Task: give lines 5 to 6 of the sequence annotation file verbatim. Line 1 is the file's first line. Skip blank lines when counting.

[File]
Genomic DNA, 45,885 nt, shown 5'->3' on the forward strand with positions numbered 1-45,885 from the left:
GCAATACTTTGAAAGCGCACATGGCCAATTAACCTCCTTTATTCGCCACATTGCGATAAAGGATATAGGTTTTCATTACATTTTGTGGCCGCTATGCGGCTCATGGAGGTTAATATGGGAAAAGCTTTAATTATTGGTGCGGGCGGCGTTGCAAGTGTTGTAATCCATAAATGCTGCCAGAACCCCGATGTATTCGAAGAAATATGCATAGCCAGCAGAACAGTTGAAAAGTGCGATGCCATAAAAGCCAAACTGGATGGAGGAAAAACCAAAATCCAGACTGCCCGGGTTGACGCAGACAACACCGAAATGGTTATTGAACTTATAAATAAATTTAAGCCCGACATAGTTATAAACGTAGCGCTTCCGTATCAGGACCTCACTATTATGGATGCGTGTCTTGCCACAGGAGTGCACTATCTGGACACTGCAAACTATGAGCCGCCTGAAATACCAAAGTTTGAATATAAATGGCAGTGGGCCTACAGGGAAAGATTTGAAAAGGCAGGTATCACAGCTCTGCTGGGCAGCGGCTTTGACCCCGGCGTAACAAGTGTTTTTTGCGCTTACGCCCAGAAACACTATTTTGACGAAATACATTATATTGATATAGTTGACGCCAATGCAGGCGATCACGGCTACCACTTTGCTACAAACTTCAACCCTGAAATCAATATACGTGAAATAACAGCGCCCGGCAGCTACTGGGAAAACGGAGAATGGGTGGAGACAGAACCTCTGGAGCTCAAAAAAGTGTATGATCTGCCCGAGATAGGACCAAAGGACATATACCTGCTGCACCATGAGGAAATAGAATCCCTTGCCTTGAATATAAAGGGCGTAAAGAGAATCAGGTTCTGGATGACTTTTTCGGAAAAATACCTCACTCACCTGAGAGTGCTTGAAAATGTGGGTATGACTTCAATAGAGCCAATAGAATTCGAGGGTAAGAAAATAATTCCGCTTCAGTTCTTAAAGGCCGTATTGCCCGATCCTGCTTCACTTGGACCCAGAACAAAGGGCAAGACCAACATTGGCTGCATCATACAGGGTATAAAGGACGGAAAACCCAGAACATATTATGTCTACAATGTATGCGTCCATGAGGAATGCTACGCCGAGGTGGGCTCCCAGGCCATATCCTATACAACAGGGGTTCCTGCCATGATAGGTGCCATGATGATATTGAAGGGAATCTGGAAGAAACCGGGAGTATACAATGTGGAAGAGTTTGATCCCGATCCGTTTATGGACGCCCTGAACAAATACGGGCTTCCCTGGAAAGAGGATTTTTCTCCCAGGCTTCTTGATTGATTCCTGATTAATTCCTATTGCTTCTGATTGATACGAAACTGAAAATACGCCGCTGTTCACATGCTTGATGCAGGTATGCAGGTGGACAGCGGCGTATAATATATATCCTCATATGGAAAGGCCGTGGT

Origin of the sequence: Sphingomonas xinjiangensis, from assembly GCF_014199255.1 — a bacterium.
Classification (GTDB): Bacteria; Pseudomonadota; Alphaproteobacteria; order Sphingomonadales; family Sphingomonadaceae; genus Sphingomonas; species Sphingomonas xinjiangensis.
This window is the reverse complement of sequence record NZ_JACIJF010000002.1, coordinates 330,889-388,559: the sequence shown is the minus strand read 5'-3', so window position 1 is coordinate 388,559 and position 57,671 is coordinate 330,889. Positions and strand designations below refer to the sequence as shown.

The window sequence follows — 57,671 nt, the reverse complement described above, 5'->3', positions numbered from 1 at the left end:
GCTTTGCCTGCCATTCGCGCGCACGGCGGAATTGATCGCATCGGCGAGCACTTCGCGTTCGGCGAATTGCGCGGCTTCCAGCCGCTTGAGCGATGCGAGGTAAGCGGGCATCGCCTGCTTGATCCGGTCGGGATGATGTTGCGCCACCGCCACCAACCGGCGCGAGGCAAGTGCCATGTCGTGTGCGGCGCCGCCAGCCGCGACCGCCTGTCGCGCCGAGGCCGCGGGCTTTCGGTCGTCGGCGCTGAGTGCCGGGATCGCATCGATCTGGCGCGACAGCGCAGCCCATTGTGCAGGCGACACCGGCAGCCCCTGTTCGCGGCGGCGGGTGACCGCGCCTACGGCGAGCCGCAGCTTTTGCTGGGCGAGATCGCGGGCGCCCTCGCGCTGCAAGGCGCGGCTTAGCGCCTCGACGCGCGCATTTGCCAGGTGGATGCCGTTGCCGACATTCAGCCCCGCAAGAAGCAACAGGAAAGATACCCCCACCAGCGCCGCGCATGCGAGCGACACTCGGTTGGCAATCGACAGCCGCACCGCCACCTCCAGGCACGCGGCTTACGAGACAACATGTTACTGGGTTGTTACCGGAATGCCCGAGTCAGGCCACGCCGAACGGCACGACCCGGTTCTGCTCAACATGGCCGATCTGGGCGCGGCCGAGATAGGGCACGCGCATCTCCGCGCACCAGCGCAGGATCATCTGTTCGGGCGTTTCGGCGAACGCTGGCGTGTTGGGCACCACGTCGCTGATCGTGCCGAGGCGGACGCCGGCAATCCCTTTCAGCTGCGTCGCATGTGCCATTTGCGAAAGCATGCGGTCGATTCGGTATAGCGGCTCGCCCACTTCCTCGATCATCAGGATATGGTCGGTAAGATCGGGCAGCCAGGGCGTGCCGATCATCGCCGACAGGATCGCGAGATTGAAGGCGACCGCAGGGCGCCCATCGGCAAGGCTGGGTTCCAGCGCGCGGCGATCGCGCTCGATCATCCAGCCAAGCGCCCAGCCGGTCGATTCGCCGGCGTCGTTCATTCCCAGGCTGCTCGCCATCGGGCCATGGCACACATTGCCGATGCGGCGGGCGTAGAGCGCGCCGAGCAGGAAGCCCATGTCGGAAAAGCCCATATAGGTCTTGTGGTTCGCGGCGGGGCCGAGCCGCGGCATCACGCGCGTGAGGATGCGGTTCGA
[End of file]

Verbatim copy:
This window is the reverse complement of sequence record NZ_JACIJF010000002.1, coordinates 330,889-388,559: the sequence shown is the minus strand read 5'-3', so window position 1 is coordinate 388,559 and position 57,671 is coordinate 330,889. Positions and strand designations below refer to the sequence as shown.

The window sequence follows — 57,671 nt, the reverse complement described above, 5'->3', positions numbered from 1 at the left end: